Terry Relph-Knight of ZDNet recently noted that the successful design of very low-cost imaging sensors might perhaps be achieved by “doing away” with the conventional lens altogether.
“The principle of a camera without a lens has been known for over 2,000 years in the form of the camera obscura (from the Latin for ‘dark room’) and later portable pinhole cameras, where a small round hole acts like a lens,” Relph-Knight explained. “Researchers at California-based Rambus Labs think that practical, small, lens-less digital cameras may be made possible by placing a thin layer of glass, etched with spiral diffraction patterns, directly over an imaging sensor.”
Citing Rambus Fellow Dr. David Stork and Rambus Press, Relph-Knight offers a detailed description of Rambus lensless smart sensor (LSS) technology.
“Light from the scene diffracts through the grating and yields an apparently chaotic and unintelligible blob on the sensor array — appearing nothing like a familiar image in a traditional camera,” he continued.
This blob, says Relph-Knight, contains information from the original scene, which, through computation, can be resolved into a recognizable image.
“[In addition], diffraction gratings are simpler and easier to make than precision lenses and computing power is relatively cheap, making it possible to produce small, low-cost, LSS devices that lend themselves to a wide array of applications,” he added.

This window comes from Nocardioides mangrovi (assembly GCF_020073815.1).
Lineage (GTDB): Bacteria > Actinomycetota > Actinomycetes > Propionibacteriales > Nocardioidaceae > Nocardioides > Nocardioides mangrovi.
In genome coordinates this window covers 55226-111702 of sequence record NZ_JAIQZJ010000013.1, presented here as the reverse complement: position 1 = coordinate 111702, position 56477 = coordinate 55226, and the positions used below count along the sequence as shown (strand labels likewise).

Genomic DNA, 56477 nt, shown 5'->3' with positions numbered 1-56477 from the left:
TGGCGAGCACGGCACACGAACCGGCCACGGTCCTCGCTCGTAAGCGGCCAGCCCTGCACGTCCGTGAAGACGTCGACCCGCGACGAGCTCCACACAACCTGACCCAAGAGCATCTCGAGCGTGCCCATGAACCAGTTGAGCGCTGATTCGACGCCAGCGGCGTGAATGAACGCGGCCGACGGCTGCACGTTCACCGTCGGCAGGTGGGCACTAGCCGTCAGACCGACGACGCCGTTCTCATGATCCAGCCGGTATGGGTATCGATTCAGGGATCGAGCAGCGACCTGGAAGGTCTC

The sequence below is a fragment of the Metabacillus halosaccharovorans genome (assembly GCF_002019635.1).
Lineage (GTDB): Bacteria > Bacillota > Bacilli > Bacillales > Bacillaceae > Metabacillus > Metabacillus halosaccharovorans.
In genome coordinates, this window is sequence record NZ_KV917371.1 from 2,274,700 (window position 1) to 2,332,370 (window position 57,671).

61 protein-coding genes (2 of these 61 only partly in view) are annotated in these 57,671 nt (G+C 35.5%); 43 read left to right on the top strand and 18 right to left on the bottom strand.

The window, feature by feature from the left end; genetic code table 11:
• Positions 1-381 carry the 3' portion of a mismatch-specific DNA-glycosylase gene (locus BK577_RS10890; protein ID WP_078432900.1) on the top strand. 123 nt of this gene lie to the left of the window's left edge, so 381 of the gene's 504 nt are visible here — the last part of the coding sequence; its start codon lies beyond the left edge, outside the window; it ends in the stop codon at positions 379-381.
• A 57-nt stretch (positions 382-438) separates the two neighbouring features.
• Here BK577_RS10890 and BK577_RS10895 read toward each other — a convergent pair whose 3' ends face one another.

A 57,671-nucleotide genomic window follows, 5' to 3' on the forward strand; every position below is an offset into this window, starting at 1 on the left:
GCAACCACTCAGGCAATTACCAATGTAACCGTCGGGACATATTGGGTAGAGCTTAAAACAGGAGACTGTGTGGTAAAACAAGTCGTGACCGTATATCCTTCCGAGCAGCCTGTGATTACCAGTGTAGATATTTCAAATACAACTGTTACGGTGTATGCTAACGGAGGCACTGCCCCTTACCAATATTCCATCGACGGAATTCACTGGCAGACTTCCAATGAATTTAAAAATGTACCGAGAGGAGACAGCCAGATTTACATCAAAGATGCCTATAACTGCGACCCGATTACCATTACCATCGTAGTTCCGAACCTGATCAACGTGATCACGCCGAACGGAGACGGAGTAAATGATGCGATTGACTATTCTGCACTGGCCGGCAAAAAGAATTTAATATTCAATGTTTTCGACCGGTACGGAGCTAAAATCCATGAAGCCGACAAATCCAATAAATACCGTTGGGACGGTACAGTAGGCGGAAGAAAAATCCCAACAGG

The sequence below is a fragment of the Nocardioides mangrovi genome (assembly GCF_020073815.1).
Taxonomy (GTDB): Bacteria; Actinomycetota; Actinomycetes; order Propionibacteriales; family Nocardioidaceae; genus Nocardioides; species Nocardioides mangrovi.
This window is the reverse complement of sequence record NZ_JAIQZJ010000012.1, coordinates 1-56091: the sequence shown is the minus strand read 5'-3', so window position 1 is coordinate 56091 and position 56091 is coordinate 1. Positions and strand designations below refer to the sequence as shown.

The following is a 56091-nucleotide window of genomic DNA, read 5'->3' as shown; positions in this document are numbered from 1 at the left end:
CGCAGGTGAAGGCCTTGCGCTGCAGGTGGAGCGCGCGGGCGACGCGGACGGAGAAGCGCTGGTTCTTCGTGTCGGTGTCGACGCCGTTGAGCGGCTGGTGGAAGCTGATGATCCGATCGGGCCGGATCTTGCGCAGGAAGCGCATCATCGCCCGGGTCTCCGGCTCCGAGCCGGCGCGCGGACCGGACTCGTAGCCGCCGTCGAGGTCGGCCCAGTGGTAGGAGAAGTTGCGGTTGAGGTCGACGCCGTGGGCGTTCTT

It should be noted that Rambus’ lensless smart sensor (LSS) shield for developers recently took center stage at a “Partners in Open Development” (POD) summit in San Francisco co-hosted by frog San Francisco and IXDS from Berlin.
A number of functional prototype product design concepts based on LSS hardware and software were showcased at the event, including an eye-tracking device, a vehicle-sensing platform, an intelligent roadway model, an assembly & maintenance platform, a self-driving model vehicle and a smartwatch.
In addition to presenting LSS-powered prototype platforms, frog outlined a number of potential use cases for Rambus’ lensless smart sensor technology including real-time, thermal performance monitoring of commercial solar modules; industrial automation (part presence); embedded battery monitoring and intelligent agriculture. Similarly, IXDS identified six primary categories Rambus LSS technology could potentially help evolve, such as smart infrastructure (cities and homes), tool manufacturing, medical, toys, consumer electronics and professional equipment.